We can perceive a cat as being right there in front of us, but this is very different from mentally apprehending a cat as being ‘a cat’. When we mentally apprehend a cat this is ‘the menu’ and when we directly perceive it (without the intrusive intermediary of thought) then this is the meal. If I am labelling the cat as such then I cannot perceive its essence, I can only perceive my mind’s image of it and thus the former precludes the latter; ‘knowing’ stuff about the world (i.e. having a mental image of it) effectively prevents us from actually seeing it, as any artist will tell you.

 

 

If it is true that the thought of a cat is abstract and therefore unreal, lacking in any essence of the thing itself, then this must be true in spades for the idea of the ‘self’ that we all take totally for granted every single day of our lives. There is – as is readily demonstrable to anyone who takes the trouble to actually examine the matter – no ‘essence of self’ that can be seen when we stop creating images about it, when we stop interposing a web of thoughts upon the unconditioned reality of things. If we stop creating images with our conceptualizing mind and look directly at what we take to be the self, what we inevitably discover is that there is no self there. We discover that it is a hollow fiction, an abstraction just as (as Alan Watts says) the ‘lap’ of a sitting person is an abstraction. Stand up and the lap disappears; take a good look and the self-image disappears, leaving behind just as much residue.

 

 

All the self is, is an arbitrarily drawn line, a super-imposed boundary between what has been designated as ‘self’ and what is reciprocally assumed to be ‘not self’. The self’s most essential nature is therefore that of a boundary and all boundaries – without exception – are abstractions created by the mind. If there are no boundaries then there can be no mental categories, no ideas or concepts, and no concept of ‘self’ or ‘not self’. The only places boundaries can ever exist is in the thinking, conceptualizing, category-making mind – which means therefore that the only place that the special category known as ‘me’ can exist is in that same mind.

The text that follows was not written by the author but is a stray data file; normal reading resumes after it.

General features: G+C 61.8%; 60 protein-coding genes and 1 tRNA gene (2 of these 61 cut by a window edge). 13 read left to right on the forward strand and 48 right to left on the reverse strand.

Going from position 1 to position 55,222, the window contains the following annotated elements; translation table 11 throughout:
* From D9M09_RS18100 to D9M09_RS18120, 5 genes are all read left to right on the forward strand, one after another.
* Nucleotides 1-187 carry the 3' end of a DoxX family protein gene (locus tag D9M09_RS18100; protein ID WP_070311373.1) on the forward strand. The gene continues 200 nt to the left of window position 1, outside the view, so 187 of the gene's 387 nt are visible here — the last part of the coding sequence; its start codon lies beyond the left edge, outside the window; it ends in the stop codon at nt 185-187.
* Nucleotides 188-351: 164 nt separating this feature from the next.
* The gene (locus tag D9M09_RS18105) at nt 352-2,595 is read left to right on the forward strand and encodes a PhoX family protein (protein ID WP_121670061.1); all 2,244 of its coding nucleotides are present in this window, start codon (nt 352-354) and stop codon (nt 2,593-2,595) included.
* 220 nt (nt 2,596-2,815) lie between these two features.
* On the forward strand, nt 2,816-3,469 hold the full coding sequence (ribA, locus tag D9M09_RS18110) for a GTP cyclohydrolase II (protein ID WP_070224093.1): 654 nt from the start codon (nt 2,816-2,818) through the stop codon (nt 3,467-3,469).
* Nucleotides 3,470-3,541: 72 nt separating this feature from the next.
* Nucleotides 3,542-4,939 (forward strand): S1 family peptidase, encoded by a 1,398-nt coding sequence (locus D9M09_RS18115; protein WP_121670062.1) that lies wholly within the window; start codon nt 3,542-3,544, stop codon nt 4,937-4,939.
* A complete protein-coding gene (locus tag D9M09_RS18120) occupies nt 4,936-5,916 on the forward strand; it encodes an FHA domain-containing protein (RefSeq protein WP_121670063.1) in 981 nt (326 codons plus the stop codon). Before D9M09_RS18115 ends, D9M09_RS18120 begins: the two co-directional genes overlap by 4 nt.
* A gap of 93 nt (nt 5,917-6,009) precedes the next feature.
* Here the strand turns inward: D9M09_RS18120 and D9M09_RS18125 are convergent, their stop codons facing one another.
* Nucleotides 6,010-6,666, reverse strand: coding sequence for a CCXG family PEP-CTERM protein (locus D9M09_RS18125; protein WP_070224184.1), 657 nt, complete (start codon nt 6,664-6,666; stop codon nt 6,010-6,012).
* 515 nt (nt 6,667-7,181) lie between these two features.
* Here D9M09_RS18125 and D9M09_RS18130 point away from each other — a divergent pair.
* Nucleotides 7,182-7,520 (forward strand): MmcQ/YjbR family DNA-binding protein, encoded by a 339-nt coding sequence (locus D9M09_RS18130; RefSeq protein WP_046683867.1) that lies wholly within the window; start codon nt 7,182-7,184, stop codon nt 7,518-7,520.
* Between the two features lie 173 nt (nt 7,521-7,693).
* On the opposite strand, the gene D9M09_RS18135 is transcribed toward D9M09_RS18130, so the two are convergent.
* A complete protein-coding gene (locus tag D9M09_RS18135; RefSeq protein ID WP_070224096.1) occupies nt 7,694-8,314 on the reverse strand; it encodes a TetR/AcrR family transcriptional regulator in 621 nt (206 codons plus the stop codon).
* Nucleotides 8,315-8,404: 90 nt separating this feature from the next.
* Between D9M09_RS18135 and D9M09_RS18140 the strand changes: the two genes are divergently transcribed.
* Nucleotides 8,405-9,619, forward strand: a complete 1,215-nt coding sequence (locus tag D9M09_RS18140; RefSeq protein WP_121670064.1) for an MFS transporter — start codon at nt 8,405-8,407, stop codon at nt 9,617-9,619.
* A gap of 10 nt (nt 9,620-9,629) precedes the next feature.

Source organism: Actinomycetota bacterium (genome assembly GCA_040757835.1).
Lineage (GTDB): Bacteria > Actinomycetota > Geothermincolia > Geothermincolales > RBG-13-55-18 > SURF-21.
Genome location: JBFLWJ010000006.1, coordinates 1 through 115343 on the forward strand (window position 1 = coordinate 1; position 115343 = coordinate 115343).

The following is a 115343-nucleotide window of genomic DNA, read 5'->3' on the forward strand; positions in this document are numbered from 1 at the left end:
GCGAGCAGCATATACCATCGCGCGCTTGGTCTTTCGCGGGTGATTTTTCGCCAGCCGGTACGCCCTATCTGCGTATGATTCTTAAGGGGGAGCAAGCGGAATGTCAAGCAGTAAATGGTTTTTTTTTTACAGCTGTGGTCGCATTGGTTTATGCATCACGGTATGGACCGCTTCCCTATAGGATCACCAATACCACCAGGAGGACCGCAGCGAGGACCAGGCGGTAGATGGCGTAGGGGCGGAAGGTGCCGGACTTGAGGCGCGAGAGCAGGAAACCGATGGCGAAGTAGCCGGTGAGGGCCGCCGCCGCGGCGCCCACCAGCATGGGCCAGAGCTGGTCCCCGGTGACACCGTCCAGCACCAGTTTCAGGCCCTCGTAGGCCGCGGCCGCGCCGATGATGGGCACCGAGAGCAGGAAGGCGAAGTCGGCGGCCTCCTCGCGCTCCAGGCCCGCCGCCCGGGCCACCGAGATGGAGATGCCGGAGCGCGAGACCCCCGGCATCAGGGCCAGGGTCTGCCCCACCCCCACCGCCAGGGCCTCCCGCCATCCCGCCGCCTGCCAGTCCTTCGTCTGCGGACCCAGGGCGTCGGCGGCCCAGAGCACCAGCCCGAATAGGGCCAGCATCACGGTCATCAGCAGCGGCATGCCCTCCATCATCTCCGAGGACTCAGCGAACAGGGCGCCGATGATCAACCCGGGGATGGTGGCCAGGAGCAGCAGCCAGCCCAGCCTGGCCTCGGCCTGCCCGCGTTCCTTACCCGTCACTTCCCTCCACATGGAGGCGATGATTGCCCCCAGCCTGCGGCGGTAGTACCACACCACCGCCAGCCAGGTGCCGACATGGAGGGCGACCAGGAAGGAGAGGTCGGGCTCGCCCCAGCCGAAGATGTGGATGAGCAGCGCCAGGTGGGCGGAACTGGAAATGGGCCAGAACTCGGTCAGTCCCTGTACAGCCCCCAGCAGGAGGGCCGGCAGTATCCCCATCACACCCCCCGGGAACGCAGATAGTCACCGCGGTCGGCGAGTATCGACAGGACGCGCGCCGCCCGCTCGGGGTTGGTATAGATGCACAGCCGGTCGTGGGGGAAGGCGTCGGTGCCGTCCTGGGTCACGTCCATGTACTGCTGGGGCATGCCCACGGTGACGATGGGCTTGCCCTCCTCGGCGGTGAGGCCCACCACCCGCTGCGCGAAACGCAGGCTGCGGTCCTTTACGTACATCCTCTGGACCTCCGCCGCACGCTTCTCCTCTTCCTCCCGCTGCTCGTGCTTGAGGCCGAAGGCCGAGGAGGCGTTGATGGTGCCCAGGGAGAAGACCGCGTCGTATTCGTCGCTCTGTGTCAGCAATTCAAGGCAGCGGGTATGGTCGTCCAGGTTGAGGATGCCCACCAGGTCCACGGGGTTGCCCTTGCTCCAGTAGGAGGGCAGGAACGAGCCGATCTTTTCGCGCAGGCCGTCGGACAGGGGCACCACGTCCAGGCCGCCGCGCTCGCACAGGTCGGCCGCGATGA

Another way of approaching the matter is to say that the I-concept has no depth, any more than another concept does. Thus, when we examine it, we see that it is a mere empty formalism or convention overlaying the actual non-conceptual nature of reality, which is in itself quite lacking in any fixed or inherent features or character, but which – in recompense for this ‘lack’, so to speak – does possess the most marvellous attribute of depth. When we pause to observe the world as it is in itself, without any obscuring cognitive overlay, we see that it possesses unending depth. This is what every artist, every poet, and every mystic sees, and what no rationalist or dogmatist ever sees – that the nature of reality is unending depth, that it isn’t based apon any sort of structure.  As William Blake says,

 

If the doors of perception were cleansed, then everything would appear to man as it is, infinite.

 

In this unending depth of unveiled infinity (which is nothing other than unconditional freedom) there are no hard-and-fast structures to guide ourselves by. Ideas and concepts can be applied to it but it is not an idea or concept. Structures arise out of it, but it does not arise out of structure. Rules come out of it, but it does not come out of rules. It can give rise to limitation, but it cannot come out of limitation, as a result of limitation. Thus, whilst it can produce the limited and unfree viewpoint of the self, the fixed or static identity, there is in its essence however not the slightest trace of any such thing.

 

 

Infinite depth, or infinite profundity corresponds to what Jung spoke of as the numenosum. The numenosity according to Jung ‘alters our consciousness in a peculiar way’. Normally, we relate to the world as if it were made up inert, insensible, inanimate material and this allows us to be automatically dismissive of it, heedless of it, casual with regard to it. Relating to the world as if it were dead matter facilitates us – we might say – in being essentially ‘disrespectful’ to it. But when we get a sudden unexpected sense that the world, the substance making up the world, is not inert and lifeless – like modelling clay or a blank canvass for us to do with as we please – but is actually looking back at us with an inscrutable, incalculable gaze, like the unblinking eye of a snake, then this profoundly changes the nature of our relationship with it. Our attitude to the world is altered, in a most unprecedented way. What we see when we look upon the world and see instead of inanimate matter this unblinking eye, this infinite depth of inscrutable awareness looking back at us is ‘the numenosum’.